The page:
Interview: Costume Designer Luciano Capozzi on Designing the World of Netflix’s ‘The Last Kingdom: Seven Kings Must Die’

Awards Radar

Awards Radar got the opportunity to chat with Luciano Capozzi, the costume designer responsible for creating the looks we see on the recently released Netflix film The Last Kingdom: Seven Kings Must Die. Capozzi created costumes from scratch for the principal cast and up to 700+ background characters, he wanted to humanize the characters and not have them be seen as just heroes, and he used a natural color palette to differentiate the various kingdoms while making sure to use muted tones that feel more realistic 

The Last Kingdom: Seven Kings Must Die follows the last season of the series, ‘The Last Kingdom,’ the movie is about the death of King Edward as rivals and invaders battle for the crown. At the same time, Uthred, played by Alexander Dreymon, tries to unite England with his commanders. The film is based on the novel ‘The Last Kingdom’ by Martha Hillier. 

In this interview, Luciano breaks down how he curated the costume designs, the importance of the color palette used, and how he got involved with the project. 

Can you tell us about your background?

Luciano: I started my business in 1989 in Italy after graduating from an art institute, a two-year course for costume designers directed by Giulia Mafai (a famous Italian costume designer who had worked with directors such as DeSica and Monicelli – among others).

After all of this, I had the opportunity to try my hand at theatre, television, and cinema. My first professional job was that of an assistant, which helped me learn a lot about my job while working there.

During this time, I also began working as the department head. My first task was working on a home video production starring Omar Shariff in 1990.

My first notable international work was for the film Los Borgia, an Italian/Spanish co-production. The result of my work from this film was that I received a nomination for the prestigious Spanish Goya Award – and also was awarded first prize at the Mullen sur Aller competition, a French costume film festival.

I then continued to work in cinema and TV, among various productions, including Titanic Blood and Steel and Paul, Apostle of Christ.

How did you get involved with “The Last Kingdom”: Seven Kings Must Die?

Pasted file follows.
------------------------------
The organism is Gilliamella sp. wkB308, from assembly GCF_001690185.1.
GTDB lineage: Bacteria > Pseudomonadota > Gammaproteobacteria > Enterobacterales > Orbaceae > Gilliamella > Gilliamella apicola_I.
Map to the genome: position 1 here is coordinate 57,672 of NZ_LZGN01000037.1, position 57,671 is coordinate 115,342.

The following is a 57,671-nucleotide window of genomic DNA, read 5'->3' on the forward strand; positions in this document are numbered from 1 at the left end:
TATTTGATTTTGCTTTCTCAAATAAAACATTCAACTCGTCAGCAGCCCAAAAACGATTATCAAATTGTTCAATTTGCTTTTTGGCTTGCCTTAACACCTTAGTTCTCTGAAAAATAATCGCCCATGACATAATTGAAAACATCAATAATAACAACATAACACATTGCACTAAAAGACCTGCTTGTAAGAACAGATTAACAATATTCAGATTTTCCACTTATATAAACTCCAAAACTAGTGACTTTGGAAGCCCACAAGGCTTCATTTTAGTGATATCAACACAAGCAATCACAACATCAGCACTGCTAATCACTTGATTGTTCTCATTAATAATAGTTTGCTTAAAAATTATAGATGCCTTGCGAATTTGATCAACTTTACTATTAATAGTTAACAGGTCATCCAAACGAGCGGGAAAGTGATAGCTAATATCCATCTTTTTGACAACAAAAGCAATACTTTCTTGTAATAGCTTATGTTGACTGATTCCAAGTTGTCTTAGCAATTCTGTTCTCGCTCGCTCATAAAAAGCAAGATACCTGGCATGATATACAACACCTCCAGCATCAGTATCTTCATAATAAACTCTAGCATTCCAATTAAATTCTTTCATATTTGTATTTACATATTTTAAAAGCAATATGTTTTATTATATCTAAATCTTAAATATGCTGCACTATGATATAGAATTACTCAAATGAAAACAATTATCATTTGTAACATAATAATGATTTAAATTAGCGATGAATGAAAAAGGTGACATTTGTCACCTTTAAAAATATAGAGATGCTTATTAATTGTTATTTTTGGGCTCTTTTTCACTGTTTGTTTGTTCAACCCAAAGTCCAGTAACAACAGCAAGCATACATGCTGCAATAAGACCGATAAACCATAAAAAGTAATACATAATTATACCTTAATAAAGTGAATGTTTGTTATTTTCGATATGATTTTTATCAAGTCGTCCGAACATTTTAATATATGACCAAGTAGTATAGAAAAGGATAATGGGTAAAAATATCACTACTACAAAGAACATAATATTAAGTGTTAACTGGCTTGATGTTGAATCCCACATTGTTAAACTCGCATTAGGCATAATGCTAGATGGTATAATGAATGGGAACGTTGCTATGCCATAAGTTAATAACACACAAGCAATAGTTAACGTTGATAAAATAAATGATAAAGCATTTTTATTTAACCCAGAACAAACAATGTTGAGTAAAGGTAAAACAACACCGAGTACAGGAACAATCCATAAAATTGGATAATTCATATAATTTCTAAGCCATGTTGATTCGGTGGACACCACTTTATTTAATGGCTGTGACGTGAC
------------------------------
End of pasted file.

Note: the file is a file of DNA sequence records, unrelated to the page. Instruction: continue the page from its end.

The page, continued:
Luciano: Paul Wilmshurst, the director with whom I had happily collaborated already for AD-The Bible Continues, had asked me to make the costumes for the fifth series of The Last Kingdom, but unfortunately, I was already busy with another project, and I could not accept his offer at that time.

However, I kept in contact with the producer Nigel Merchant. A few months later, he offered me the position of costume designer for Seven Kings Must Die, directed by Edward Bazalgette, and this time, I immediately accepted!

You differentiated the various kingdoms by the color pallets. Can you give an example of how you achieved that?

Luciano: From the heraldic study of the various kingdoms, I extrapolated details and colors for each of them. Some had already been used in past seasons of The Last Kingdom. I had to keep the same colors for the groups that had already appeared in the series while making some minor or subtle changes. I avoided using color tones that were too vivid or anything too graphic, preferring full, saturated nuances but also deeper in tone.

For example, the Colors of the Welsh Army uniforms, which in the series were scarlet in the film, are changed to a more somber red (like a pigeon’s blood, with vermilion detailing). The bright blues of the Scot’s uniforms are veiled to make them closer to Biscay Bay, and for the Christian soldiers, I used almost browns combined with badly dyed slate blacks to underline their almost ascetic essentiality.

Once these nuances were defined, the aging work used to create credible colors for the historical setting was really important. So, never too flat. To better reach this result, choosing fabrics was really important – all of them were natural fabrics with evident textures.

How did you push forward your vision to appeal to the audience that loves the series?

Luciano: I tried not to distort the characters so loved by the public, but I still wanted to add my personal taste to their style. I paid particular attention to the details, whether they were jewels or fabrics, to give an example.

All the seams had to be done by hand, and where it was necessary to use machines, I requested that all the machine seams be covered with threads of wool or other natural materials. All the jewels were made exclusively and according to my design and the fibulae!

To summarize: I would say that my particular touch can be seen in my attention to detail.